Israel’s Prime Minister Benjamin Netanyahu on Sunday said that attacks on the Gaza Strip in Palestine would continue as long as they were necessary, Al Jazeera reported.

“Israel’s operations on Gaza will continue as long as needed to reach its aims,” he said at a news conference.

Netanyahu’s statements came as his country’s airstrikes on Gaza entered its seventh consecutive day, killing at least eight Palestinians and wounding dozens more.

The latest round of conflict, which is the worst since the 2014 Gaza war, has killed over 150 Palestinians, including at least 41 children, in the past week. Israel has reported 10 deaths, including two children, according to Al Jazeera.

On Sunday, Israeli warplanes struck several buildings and roads in central Gaza City. Photos circulated by residents and journalists showed the airstrikes punched a crater that blocked one of the main roads leading to Shifa hospital, the largest medical centre in the strip, according to the AP.

The Israeli military also destroyed the home of Gaza’s top Hamas leader, Yehiyeh Sinwar. The Palestinian militant group ruling Gaza has fired hundreds of rockets into Israel.

A day before, Israeli forces had flattened a building housing the offices of Al Jazeera and the AP. The Israeli military called the office of media organisations “an important base of operations for Hamas’ military intelligence”.

“The base gathered intel for attacks against Israel, manufactured weapons & positioned equipment to hamper IDF operations,” the Israeli Defense Forces wrote on Twitter.

Netanyahu also claimed that the tower, which housed offices of various media groups, was being used by Palestinian groups, including Hamas. The prime minister claimed that Israel shows “special care” to avoid civilian deaths in attacks on Gaza, according to Al Jazeera.

Netanyahu thanks US as Biden pledges support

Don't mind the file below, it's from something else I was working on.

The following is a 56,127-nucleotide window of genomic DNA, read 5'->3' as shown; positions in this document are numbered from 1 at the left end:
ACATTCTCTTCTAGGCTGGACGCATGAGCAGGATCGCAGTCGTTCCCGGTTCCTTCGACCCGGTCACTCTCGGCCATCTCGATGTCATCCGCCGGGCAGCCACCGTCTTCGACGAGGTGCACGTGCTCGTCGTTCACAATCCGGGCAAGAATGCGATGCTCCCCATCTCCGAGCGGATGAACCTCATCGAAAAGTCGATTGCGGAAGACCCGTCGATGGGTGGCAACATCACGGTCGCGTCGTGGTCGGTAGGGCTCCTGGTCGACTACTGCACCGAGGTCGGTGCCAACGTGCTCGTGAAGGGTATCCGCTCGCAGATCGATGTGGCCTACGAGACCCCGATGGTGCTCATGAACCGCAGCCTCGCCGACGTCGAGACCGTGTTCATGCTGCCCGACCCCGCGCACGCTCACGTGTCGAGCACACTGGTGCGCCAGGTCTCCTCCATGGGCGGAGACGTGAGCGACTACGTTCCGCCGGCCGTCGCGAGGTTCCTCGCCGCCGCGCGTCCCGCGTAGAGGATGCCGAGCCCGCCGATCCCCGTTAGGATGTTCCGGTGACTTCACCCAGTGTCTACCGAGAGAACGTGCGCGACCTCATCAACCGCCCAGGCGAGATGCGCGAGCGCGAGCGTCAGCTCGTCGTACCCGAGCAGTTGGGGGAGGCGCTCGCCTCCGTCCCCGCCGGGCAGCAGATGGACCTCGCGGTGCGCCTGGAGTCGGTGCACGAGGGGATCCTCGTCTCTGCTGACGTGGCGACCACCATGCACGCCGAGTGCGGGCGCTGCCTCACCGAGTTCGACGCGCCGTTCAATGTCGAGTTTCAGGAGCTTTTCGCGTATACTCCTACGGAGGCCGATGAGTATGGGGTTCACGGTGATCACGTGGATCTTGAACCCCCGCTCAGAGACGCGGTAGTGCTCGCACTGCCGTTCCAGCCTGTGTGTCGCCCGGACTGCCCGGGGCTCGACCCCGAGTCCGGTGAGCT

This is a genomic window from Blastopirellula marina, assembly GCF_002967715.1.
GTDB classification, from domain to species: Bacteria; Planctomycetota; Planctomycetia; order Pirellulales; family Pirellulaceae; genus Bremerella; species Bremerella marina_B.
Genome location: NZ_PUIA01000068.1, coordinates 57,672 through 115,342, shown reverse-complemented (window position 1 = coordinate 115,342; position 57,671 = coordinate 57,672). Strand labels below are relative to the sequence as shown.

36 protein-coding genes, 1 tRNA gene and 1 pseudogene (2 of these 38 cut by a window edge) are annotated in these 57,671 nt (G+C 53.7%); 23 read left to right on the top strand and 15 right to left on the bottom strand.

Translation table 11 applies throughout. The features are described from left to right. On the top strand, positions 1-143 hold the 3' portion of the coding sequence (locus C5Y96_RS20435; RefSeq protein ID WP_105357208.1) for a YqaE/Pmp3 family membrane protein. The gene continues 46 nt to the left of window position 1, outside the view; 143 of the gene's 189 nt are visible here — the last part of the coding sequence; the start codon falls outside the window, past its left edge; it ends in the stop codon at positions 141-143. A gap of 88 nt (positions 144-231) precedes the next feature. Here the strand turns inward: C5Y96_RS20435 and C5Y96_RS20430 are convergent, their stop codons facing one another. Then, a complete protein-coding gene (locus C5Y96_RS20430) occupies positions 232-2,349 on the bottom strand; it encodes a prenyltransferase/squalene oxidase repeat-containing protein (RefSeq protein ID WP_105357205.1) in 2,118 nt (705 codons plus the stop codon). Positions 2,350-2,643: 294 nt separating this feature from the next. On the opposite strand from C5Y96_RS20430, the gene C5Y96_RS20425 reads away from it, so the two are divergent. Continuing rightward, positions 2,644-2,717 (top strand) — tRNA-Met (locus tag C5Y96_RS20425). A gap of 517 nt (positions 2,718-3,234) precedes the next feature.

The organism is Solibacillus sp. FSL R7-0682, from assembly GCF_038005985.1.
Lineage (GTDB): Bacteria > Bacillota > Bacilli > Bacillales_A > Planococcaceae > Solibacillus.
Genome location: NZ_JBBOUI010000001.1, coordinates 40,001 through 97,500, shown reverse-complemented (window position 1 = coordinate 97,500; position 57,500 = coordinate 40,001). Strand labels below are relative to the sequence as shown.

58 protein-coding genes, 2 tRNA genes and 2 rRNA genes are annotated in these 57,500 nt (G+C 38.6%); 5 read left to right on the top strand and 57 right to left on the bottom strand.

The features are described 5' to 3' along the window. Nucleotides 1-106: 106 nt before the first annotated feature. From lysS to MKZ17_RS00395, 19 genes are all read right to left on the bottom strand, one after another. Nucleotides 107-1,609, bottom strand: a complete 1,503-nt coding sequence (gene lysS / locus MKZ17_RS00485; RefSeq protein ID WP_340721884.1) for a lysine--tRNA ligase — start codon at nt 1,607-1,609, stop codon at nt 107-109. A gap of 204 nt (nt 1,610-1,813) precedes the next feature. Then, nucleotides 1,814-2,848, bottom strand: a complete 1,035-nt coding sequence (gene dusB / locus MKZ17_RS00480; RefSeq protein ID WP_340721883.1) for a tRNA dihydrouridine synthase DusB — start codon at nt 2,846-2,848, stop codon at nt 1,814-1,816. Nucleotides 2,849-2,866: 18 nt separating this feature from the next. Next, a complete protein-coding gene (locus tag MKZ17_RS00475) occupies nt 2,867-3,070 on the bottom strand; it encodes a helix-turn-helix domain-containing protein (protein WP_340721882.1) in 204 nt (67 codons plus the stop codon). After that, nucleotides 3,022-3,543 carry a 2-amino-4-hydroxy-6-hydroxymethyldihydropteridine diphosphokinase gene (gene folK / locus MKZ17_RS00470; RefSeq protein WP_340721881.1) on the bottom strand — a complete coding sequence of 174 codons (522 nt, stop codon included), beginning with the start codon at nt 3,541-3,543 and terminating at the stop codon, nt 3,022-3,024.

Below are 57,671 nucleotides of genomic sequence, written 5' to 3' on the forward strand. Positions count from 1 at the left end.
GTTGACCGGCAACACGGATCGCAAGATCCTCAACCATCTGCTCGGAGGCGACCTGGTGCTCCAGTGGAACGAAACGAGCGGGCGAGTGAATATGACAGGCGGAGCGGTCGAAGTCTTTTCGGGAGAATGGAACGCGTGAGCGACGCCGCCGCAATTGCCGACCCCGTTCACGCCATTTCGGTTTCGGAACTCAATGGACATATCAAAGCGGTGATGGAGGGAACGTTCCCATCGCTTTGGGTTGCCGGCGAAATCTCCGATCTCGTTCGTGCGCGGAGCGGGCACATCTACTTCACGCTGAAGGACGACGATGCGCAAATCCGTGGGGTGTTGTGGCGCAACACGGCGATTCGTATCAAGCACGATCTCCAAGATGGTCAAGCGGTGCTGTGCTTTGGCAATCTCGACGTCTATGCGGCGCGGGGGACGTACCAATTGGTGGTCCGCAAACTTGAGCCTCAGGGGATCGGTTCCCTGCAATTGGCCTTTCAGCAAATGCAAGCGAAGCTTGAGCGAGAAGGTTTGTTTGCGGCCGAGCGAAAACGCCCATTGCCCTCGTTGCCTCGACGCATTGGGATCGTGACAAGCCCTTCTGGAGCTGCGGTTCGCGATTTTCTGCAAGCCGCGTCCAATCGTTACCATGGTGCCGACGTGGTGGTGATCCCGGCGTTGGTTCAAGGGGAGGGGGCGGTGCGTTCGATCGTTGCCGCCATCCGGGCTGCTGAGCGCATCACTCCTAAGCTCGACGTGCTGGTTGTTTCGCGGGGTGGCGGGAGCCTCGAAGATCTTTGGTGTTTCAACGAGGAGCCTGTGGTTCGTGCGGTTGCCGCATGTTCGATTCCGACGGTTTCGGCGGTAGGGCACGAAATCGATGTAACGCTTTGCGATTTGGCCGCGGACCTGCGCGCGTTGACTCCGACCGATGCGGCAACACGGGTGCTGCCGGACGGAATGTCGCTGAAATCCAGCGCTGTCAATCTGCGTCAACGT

At his press conference on Sunday, the Israeli prime minister also thanked United States President Joe Biden for his support.

Biden spoke to Netanyahu and Palestinian President Mahmoud Abbas, whose authority is confined to parts of the occupied West Bank, on Saturday. The Biden administration has affirmed its “strong support” for Israel’s “right to defend itself against rocket attacks from Hamas and other terrorist attacks in Gaza”, according to a statement by the White House.

Meanwhile, Chinese Foreign Minister Wang Yi called on the United Nations Security Council to seek a de-escalation of violence between Israel and Palestine. He also blamed the US for the council’s lack of action so far.

“Regrettably, the council has so far failed to reach an agreement, with the United States standing on the opposite side of international justice,” the state-run Xinhua news agency quoted Wang as saying.

The violence began in Palestine escalated on May 7 when the Israeli police stormed into the Al-Aqsa Mosque in Jerusalem, one of the holiest sites in Islam, and fired rubber-coated bullets, tear gas and stun grenades at worshipers during the holy month of Ramadan. Israel’s actions were seen as a retaliation to the protests by Palestinians against attempts to forcibly evict a number of families from their homes.

At the heart of the conflict is an Israeli Supreme Court hearing, which was due on May 10, in a long-running legal case about whether several Palestinian families would be evicted from their homes in Sheikh Jarrah, a neighbourhood near Damascus Gate that was given to Israeli settlers.

As the court hearing neared, Palestinians and Left-wing Israelis began holding larger demonstrations, saying more evictions could cause a domino effect throughout the overwhelmingly Palestinian neighbourhood.